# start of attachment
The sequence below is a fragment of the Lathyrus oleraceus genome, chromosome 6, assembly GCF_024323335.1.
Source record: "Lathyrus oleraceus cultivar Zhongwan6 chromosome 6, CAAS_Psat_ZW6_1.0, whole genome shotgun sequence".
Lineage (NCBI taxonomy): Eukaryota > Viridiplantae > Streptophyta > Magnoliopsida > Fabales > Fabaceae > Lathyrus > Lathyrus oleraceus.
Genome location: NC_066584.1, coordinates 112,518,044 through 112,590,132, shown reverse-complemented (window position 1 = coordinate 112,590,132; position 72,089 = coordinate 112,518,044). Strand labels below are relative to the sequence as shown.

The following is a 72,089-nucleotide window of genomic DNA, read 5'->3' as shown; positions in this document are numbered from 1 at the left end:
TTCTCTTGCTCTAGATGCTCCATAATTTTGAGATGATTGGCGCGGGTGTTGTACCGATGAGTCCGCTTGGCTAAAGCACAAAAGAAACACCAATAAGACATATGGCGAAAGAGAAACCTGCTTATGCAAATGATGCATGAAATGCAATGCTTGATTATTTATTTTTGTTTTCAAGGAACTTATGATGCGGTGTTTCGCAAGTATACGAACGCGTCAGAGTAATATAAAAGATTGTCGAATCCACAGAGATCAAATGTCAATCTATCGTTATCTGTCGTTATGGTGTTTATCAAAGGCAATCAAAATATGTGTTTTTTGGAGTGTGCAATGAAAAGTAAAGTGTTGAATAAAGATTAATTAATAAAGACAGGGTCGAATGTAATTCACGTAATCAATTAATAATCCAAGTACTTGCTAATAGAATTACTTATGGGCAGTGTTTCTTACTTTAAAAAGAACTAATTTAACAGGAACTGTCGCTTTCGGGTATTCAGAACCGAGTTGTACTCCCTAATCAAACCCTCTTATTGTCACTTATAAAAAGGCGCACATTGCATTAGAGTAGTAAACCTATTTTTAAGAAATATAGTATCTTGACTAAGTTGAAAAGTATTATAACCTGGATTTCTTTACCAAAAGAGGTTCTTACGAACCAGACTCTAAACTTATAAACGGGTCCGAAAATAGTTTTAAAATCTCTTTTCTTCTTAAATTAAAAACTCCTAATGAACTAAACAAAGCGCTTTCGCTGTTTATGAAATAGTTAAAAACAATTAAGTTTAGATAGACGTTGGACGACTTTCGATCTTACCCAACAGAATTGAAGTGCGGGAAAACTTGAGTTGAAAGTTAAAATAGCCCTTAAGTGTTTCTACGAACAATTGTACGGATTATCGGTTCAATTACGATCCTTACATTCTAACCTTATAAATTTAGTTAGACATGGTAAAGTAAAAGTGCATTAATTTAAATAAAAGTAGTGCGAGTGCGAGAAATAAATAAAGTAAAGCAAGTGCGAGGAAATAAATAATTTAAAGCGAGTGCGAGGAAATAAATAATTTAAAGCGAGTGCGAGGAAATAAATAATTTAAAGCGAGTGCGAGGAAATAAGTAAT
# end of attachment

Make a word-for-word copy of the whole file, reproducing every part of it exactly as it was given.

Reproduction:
The sequence below is a fragment of the Lathyrus oleraceus genome, chromosome 6, assembly GCF_024323335.1.
Source record: "Lathyrus oleraceus cultivar Zhongwan6 chromosome 6, CAAS_Psat_ZW6_1.0, whole genome shotgun sequence".
Lineage (NCBI taxonomy): Eukaryota > Viridiplantae > Streptophyta > Magnoliopsida > Fabales > Fabaceae > Lathyrus > Lathyrus oleraceus.
Genome location: NC_066584.1, coordinates 112,518,044 through 112,590,132, shown reverse-complemented (window position 1 = coordinate 112,590,132; position 72,089 = coordinate 112,518,044). Strand labels below are relative to the sequence as shown.

The following is a 72,089-nucleotide window of genomic DNA, read 5'->3' as shown; positions in this document are numbered from 1 at the left end:
TTCTCTTGCTCTAGATGCTCCATAATTTTGAGATGATTGGCGCGGGTGTTGTACCGATGAGTCCGCTTGGCTAAAGCACAAAAGAAACACCAATAAGACATATGGCGAAAGAGAAACCTGCTTATGCAAATGATGCATGAAATGCAATGCTTGATTATTTATTTTTGTTTTCAAGGAACTTATGATGCGGTGTTTCGCAAGTATACGAACGCGTCAGAGTAATATAAAAGATTGTCGAATCCACAGAGATCAAATGTCAATCTATCGTTATCTGTCGTTATGGTGTTTATCAAAGGCAATCAAAATATGTGTTTTTTGGAGTGTGCAATGAAAAGTAAAGTGTTGAATAAAGATTAATTAATAAAGACAGGGTCGAATGTAATTCACGTAATCAATTAATAATCCAAGTACTTGCTAATAGAATTACTTATGGGCAGTGTTTCTTACTTTAAAAAGAACTAATTTAACAGGAACTGTCGCTTTCGGGTATTCAGAACCGAGTTGTACTCCCTAATCAAACCCTCTTATTGTCACTTATAAAAAGGCGCACATTGCATTAGAGTAGTAAACCTATTTTTAAGAAATATAGTATCTTGACTAAGTTGAAAAGTATTATAACCTGGATTTCTTTACCAAAAGAGGTTCTTACGAACCAGACTCTAAACTTATAAACGGGTCCGAAAATAGTTTTAAAATCTCTTTTCTTCTTAAATTAAAAACTCCTAATGAACTAAACAAAGCGCTTTCGCTGTTTATGAAATAGTTAAAAACAATTAAGTTTAGATAGACGTTGGACGACTTTCGATCTTACCCAACAGAATTGAAGTGCGGGAAAACTTGAGTTGAAAGTTAAAATAGCCCTTAAGTGTTTCTACGAACAATTGTACGGATTATCGGTTCAATTACGATCCTTACATTCTAACCTTATAAATTTAGTTAGACATGGTAAAGTAAAAGTGCATTAATTTAAATAAAAGTAGTGCGAGTGCGAGAAATAAATAAAGTAAAGCAAGTGCGAGGAAATAAATAATTTAAAGCGAGTGCGAGGAAATAAATAATTTAAAGCGAGTGCGAGGAAATAAATAATTTAAAGCGAGTGCGAGGAAATAAGTAAT